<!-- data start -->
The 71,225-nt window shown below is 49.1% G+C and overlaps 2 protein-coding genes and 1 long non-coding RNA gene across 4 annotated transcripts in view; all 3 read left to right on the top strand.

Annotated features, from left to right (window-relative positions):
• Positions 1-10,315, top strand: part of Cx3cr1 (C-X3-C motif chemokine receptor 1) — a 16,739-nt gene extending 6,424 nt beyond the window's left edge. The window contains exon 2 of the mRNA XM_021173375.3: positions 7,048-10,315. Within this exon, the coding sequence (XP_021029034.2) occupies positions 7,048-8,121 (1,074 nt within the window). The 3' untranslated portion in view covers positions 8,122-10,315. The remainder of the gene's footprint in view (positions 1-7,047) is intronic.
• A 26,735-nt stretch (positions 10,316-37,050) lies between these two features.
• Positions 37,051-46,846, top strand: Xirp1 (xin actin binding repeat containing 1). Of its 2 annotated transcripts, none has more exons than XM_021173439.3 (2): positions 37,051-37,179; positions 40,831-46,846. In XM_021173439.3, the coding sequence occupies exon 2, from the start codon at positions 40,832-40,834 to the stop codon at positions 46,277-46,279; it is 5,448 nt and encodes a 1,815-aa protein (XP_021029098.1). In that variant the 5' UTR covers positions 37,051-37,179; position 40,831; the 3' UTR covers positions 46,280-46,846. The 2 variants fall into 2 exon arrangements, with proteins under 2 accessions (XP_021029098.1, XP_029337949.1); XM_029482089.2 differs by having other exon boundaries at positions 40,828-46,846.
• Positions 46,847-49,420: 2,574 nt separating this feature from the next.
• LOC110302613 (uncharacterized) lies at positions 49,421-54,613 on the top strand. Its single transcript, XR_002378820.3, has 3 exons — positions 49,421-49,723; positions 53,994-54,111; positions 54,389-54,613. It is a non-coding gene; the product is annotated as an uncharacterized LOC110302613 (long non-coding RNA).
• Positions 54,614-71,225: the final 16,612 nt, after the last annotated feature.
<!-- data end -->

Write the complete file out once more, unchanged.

The 71,225-nt window shown below is 49.1% G+C and overlaps 2 protein-coding genes and 1 long non-coding RNA gene across 4 annotated transcripts in view; all 3 read left to right on the top strand.

Annotated features, from left to right (window-relative positions):
• Positions 1-10,315, top strand: part of Cx3cr1 (C-X3-C motif chemokine receptor 1) — a 16,739-nt gene extending 6,424 nt beyond the window's left edge. The window contains exon 2 of the mRNA XM_021173375.3: positions 7,048-10,315. Within this exon, the coding sequence (XP_021029034.2) occupies positions 7,048-8,121 (1,074 nt within the window). The 3' untranslated portion in view covers positions 8,122-10,315. The remainder of the gene's footprint in view (positions 1-7,047) is intronic.
• A 26,735-nt stretch (positions 10,316-37,050) lies between these two features.
• Positions 37,051-46,846, top strand: Xirp1 (xin actin binding repeat containing 1). Of its 2 annotated transcripts, none has more exons than XM_021173439.3 (2): positions 37,051-37,179; positions 40,831-46,846. In XM_021173439.3, the coding sequence occupies exon 2, from the start codon at positions 40,832-40,834 to the stop codon at positions 46,277-46,279; it is 5,448 nt and encodes a 1,815-aa protein (XP_021029098.1). In that variant the 5' UTR covers positions 37,051-37,179; position 40,831; the 3' UTR covers positions 46,280-46,846. The 2 variants fall into 2 exon arrangements, with proteins under 2 accessions (XP_021029098.1, XP_029337949.1); XM_029482089.2 differs by having other exon boundaries at positions 40,828-46,846.
• Positions 46,847-49,420: 2,574 nt separating this feature from the next.
• LOC110302613 (uncharacterized) lies at positions 49,421-54,613 on the top strand. Its single transcript, XR_002378820.3, has 3 exons — positions 49,421-49,723; positions 53,994-54,111; positions 54,389-54,613. It is a non-coding gene; the product is annotated as an uncharacterized LOC110302613 (long non-coding RNA).
• Positions 54,614-71,225: the final 16,612 nt, after the last annotated feature.